Mosby, John S. (1833-1916) to Gaston
Gilder Lehrman Collection #: GLC03216
Author/Creator: Mosby, John S. (1833-1916)
Place Written: Washington, D.C.
Type: Autograph letter signed
Date: 19 October 1904
Pagination: 2 p. ; 25.5 x 20.4 cm.
Summary of Content: Mosby, assistant attorney in the Department of Justice, refers to a journal and pictures which should have been previously transmitted but were not. Refers to Hood and Munsey, who were supposed to have sent the items, and to Miss Julia. Discusses a case before a grand jury (possibly regarding the Ku Klux Klan) in which Thomas Goode Jones, a federal judge on the United States District Court in Alabama, discussed ”the protection due to the negro.” Referring to Jones, states ”I agree with his sentiments but hardly think the Supreme Court will agree with him ... But his charge to the Jury will have a good effect if it causes the U.S. grand juries to indict a lot of fellows for lynching negroes - for the U.S. government is a holy terror to that class.” Discussing the Presidential election of 1904, declares that nobody expects the election of Democrat Alton Brooks Parker. Possibly referring to United States Senator James Thomas Heflin, Mosby states ”Heflin has been a good card for the Republicans & they have played him for all he is worth.” Refers to Joel Barnett, Daisy, Julia, and General Rucker. Written on Department of Justice stationery. Refer to related letter GLC01653, in which Mosby discusses the photographs he wishes to forward to Gaston.
People: Gaston, fl. 1904., Mosby, John Singleton, 1833-1916., Barnett, Joel, fl. 1904., Heflin, James Thomas, 1869-1951., Hood, fl. 1904., Julia, fl. 1904., Munsey, fl, 1904., Parker, Alton B. (Alton Brooks), 1852-1926., Rucker, General, fl. 1904., Jones, Thomas Goode, 1844-1914.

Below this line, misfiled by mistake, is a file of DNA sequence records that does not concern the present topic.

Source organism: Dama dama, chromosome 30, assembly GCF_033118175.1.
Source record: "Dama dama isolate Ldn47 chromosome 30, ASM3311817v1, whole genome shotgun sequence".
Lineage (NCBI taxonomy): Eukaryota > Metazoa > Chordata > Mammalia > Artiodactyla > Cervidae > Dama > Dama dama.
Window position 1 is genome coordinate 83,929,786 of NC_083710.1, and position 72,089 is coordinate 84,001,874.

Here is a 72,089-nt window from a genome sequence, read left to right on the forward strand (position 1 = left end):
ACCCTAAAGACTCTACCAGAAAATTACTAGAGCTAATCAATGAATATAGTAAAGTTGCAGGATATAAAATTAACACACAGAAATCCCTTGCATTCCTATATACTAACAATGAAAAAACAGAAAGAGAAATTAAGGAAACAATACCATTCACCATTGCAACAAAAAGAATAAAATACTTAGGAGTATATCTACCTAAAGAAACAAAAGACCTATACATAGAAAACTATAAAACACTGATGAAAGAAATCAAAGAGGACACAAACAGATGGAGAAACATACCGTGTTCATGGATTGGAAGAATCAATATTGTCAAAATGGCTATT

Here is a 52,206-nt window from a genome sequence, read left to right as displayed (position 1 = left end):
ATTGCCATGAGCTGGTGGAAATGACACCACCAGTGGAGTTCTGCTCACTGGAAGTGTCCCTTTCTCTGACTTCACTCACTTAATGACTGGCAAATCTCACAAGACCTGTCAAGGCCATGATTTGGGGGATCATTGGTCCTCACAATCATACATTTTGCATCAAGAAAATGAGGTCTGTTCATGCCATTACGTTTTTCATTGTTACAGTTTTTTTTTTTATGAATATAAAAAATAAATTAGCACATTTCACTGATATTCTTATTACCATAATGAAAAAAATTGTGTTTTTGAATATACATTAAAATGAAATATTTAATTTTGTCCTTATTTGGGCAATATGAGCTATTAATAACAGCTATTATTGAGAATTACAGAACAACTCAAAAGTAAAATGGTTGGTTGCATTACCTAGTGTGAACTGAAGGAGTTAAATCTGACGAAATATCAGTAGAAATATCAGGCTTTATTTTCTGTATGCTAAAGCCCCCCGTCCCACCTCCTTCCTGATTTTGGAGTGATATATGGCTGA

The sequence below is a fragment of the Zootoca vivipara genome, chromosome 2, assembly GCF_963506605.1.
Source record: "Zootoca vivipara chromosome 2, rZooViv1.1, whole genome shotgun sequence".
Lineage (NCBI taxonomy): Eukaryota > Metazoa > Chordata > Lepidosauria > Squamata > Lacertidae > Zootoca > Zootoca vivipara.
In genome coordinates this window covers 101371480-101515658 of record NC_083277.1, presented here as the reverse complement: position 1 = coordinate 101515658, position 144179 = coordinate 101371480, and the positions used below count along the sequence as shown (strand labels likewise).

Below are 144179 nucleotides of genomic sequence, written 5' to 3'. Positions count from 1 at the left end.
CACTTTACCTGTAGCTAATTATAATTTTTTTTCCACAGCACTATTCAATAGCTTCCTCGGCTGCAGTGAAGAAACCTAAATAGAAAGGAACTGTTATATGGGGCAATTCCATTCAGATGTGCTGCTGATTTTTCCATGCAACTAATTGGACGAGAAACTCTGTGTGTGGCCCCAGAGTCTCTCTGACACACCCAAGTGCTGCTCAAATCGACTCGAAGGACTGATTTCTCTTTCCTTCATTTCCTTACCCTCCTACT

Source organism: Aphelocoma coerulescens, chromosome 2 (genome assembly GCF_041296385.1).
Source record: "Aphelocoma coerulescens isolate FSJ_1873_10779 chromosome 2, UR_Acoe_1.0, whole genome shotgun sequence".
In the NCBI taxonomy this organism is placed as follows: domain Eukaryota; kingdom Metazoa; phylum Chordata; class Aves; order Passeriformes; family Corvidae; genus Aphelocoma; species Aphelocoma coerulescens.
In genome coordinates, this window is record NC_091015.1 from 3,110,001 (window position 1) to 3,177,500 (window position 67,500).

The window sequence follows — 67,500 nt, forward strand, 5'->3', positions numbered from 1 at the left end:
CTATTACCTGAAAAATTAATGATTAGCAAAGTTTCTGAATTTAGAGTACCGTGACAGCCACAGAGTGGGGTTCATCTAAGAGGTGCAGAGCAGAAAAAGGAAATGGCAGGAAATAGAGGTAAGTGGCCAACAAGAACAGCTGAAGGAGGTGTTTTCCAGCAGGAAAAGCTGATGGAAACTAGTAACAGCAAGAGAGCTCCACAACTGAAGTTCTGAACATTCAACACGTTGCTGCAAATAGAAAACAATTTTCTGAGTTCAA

Historical Era: Progressive Era to New Era, 1900-1929
Full Transcript: Oct: 19th 1904., Dear Gaston:, Your two letters recd. I did not receive the Journal [struck: & of C] [inserted: because] Hood did not send it to me. Munsey has not sent me the pictures he promised is the reason I have not sent them to you & Miss Julia. I shall write him today to send them to me. I read Jones deliverance to the grand Jury about the protection due to the negro - I agree with his sentiments but hardly think the Supreme Court will agree with him in [inserted: his] opinion on the constitutional question. But his charge to the Jury will have a good effect if it causes the U.S. grand juries to indict a lot of fellows for lynching negroes -- for the U.S. Govt. is a holy terror to that class. No one has the slightest Expectation of Parker’s Election. Did you get the Star with an Extract from your letter to me? Heflin has been a good card for the Republicans & they have played him for all he is worth. The [struck: y] [inserted: Democrats] wish they had never heard of him - Tell Joel Barnett to apply restoratives & to keep Heflin alive. My love to Miss Julia & Miss Daisy. Yours Truly,, Jno: S. Mosby, (over),  Since writing the foregoing I have recd. a letter from Genl. Rucker - He is down on Heflin - I sent him both of my interviews on Heflin - As Heflin has been such a valuable ally for the Republicans it wd. be very ungrateful for them to unseat him - My kind regards to Peter.
Keywords/Subjects: Progressive Era;, Confederate General or Leader;, Ku Klux Klan;, African American History;, Lynching;, Law;, Government and Civics;, Supreme Court;, Judiciary;, Election;, Politics;, Democratic Party;, Republican Party;
Background: John Singleton Mosby was a prominent Confederate Colonel from Virginia who was particularly successful in gathering intelligence. He fought on the Confederate side despite his disapproval of slavery and secession. Subsequent to the war, he became an active Republican in order to try to help the South, and became a friend of Ulysses S. Grant, serving in his administration. James Thomas Heflin (1869-1951) was a vocally racist Senator from Alabama.Order Image